Many companies underestimate the hazards represented by lost or stolen mobile devices. When losses actually occur, however, most companies react by blaming the employees, not their own policies.Andreas Fischer
There are clear pros and cons to the use of mobile devices in companies and the related trend toward Bring Your Own Device (BYOD) – the use of private smartphones and tablets within the corporate infrastructure. A recent German/British study conducted by market research specialist Vanson Bourne found that nearly half (44%) of surveyed companies had experienced the loss of a mobile device by an executive in the past year.
Vanson Bourne's analysis encompasses not just smartphones, tablets and laptops, but also USB sticks. Roughly 39 percent of polled organizations indicated that at least one management-level employees has had a device stolen. Things look even worse further down in the hierarchy: 54 percent of non-managerial employees have lost a mobile device. Roughly 49 percent indicated that they've had a device stolen.
Ninety-three percent of all lost hardware contained business-related data, claims Imation, the IT security specialists who commissioned the study. Forty-nine percent contained sensitive emails, while 38 percent held internal files or documents. Another 24 percent were used to store customer data, and 15 percent included financial data.
In spite of these findings, Imation sees a lack of proper corporate security measures on this issue. For example, 32 percent of the surveyed organizations had no policy requiring the encryption or password protection of data on mobile devices. This didn't prevent them from punishing employees who were the victim of data loss, however.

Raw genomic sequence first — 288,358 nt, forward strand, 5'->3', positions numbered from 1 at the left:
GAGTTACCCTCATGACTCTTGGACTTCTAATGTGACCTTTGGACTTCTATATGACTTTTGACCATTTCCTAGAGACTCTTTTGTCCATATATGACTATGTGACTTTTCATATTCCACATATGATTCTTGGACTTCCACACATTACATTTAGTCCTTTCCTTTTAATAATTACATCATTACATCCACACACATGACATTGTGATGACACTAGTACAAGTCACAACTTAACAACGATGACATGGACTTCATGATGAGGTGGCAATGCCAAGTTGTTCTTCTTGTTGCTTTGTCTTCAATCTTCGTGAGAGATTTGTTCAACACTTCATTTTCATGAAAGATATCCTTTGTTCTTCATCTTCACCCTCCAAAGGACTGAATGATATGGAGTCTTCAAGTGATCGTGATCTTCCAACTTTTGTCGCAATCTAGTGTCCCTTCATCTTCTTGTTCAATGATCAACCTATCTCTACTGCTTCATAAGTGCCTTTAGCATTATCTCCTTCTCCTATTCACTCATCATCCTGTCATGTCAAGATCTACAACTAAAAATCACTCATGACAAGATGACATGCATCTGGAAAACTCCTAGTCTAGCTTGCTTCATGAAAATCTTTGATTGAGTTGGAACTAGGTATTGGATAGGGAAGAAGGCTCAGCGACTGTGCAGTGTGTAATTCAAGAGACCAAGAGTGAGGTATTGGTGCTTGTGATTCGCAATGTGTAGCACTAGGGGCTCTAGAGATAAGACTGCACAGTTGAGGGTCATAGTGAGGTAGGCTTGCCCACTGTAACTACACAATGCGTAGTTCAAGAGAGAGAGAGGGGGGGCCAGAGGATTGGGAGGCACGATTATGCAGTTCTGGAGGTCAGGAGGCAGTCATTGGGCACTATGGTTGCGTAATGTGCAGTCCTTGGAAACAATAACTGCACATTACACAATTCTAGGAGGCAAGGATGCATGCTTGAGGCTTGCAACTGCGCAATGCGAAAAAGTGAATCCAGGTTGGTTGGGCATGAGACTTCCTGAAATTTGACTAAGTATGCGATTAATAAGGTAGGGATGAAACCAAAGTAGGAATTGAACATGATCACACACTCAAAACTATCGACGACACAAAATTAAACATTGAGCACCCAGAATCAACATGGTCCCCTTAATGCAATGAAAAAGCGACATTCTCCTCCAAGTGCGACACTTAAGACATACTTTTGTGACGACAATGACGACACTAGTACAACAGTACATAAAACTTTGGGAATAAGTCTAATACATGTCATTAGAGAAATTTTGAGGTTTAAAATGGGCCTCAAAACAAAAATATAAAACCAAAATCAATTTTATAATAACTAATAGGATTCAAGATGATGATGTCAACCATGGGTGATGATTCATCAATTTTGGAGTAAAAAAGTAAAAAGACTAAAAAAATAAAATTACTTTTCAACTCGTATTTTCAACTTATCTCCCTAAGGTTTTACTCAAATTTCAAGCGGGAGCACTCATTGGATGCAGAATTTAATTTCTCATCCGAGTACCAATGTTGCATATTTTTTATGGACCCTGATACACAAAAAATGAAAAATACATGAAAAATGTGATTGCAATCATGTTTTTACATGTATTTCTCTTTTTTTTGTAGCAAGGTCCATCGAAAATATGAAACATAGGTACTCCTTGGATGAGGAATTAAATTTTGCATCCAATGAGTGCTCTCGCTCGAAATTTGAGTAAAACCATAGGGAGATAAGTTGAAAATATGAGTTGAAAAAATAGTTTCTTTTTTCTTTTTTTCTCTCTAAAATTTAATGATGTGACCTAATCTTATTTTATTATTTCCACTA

Thirty-seven percent of respondents indicated that at least one employee in the company had been subject to disciplinary proceedings due to lost corporate data. Thirty-two percent knew at least one person who had lost their job in the past year for this reason. Fully 48 percent of surveyed IT decision makers admitted however that they cannot trace when and if employees are leaving corporate premises with data in tow.
"Despite constant warnings about data security and almost daily headlines about data loss, companies remain unable to protect their intellectual property effectively. The benefits of encryption and password protection are nothing new, yet many companies simply ignore the need for basic security measures," says Nicholas Banks, Vice President for EMEA and APAC at Imation subsidiary IronKey.
"Although companies know that many employees abuse the guidelines for mobile work, they do nothing about it. The survey findings highlight a careless handling of business devices and data. Many employees, including top executives, are apparently unaware of the consequences of data loss," Banks concludes. "Companies have an obligation to protect corporate data and the devices or storage media on which it is stored."